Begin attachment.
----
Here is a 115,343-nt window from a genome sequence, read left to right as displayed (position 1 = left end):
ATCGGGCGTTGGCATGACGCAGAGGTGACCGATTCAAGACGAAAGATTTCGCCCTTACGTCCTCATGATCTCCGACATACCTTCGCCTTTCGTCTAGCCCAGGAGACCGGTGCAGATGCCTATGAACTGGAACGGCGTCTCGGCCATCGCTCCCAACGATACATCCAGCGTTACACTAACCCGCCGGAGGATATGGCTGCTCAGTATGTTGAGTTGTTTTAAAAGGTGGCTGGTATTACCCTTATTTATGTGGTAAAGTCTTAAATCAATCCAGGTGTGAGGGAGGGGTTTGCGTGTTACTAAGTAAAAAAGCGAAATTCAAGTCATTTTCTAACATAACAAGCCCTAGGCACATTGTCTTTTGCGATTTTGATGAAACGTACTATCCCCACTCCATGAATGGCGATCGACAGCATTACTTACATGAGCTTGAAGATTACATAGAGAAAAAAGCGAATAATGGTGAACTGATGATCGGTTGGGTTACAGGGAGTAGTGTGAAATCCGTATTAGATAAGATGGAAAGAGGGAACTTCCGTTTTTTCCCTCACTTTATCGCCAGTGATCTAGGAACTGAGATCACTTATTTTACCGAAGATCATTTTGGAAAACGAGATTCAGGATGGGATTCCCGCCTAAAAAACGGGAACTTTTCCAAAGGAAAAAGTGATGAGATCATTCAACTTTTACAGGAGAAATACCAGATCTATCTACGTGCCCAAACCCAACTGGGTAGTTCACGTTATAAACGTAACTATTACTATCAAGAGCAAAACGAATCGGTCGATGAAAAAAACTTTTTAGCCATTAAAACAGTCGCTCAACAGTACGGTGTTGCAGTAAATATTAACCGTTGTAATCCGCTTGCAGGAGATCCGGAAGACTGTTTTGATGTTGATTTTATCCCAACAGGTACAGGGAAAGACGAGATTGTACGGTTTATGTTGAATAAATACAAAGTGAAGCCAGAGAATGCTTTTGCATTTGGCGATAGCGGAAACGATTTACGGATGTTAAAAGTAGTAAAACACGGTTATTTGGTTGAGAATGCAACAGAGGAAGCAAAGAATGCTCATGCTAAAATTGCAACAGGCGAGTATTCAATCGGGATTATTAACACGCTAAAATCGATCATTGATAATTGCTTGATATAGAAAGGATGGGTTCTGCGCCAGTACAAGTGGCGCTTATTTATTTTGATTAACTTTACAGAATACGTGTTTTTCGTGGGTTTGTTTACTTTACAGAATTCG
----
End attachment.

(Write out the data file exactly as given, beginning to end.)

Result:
Here is a 115,343-nt window from a genome sequence, read left to right as displayed (position 1 = left end):
ATCGGGCGTTGGCATGACGCAGAGGTGACCGATTCAAGACGAAAGATTTCGCCCTTACGTCCTCATGATCTCCGACATACCTTCGCCTTTCGTCTAGCCCAGGAGACCGGTGCAGATGCCTATGAACTGGAACGGCGTCTCGGCCATCGCTCCCAACGATACATCCAGCGTTACACTAACCCGCCGGAGGATATGGCTGCTCAGTATGTTGAGTTGTTTTAAAAGGTGGCTGGTATTACCCTTATTTATGTGGTAAAGTCTTAAATCAATCCAGGTGTGAGGGAGGGGTTTGCGTGTTACTAAGTAAAAAAGCGAAATTCAAGTCATTTTCTAACATAACAAGCCCTAGGCACATTGTCTTTTGCGATTTTGATGAAACGTACTATCCCCACTCCATGAATGGCGATCGACAGCATTACTTACATGAGCTTGAAGATTACATAGAGAAAAAAGCGAATAATGGTGAACTGATGATCGGTTGGGTTACAGGGAGTAGTGTGAAATCCGTATTAGATAAGATGGAAAGAGGGAACTTCCGTTTTTTCCCTCACTTTATCGCCAGTGATCTAGGAACTGAGATCACTTATTTTACCGAAGATCATTTTGGAAAACGAGATTCAGGATGGGATTCCCGCCTAAAAAACGGGAACTTTTCCAAAGGAAAAAGTGATGAGATCATTCAACTTTTACAGGAGAAATACCAGATCTATCTACGTGCCCAAACCCAACTGGGTAGTTCACGTTATAAACGTAACTATTACTATCAAGAGCAAAACGAATCGGTCGATGAAAAAAACTTTTTAGCCATTAAAACAGTCGCTCAACAGTACGGTGTTGCAGTAAATATTAACCGTTGTAATCCGCTTGCAGGAGATCCGGAAGACTGTTTTGATGTTGATTTTATCCCAACAGGTACAGGGAAAGACGAGATTGTACGGTTTATGTTGAATAAATACAAAGTGAAGCCAGAGAATGCTTTTGCATTTGGCGATAGCGGAAACGATTTACGGATGTTAAAAGTAGTAAAACACGGTTATTTGGTTGAGAATGCAACAGAGGAAGCAAAGAATGCTCATGCTAAAATTGCAACAGGCGAGTATTCAATCGGGATTATTAACACGCTAAAATCGATCATTGATAATTGCTTGATATAGAAAGGATGGGTTCTGCGCCAGTACAAGTGGCGCTTATTTATTTTGATTAACTTTACAGAATACGTGTTTTTCGTGGGTTTGTTTACTTTACAGAATTCG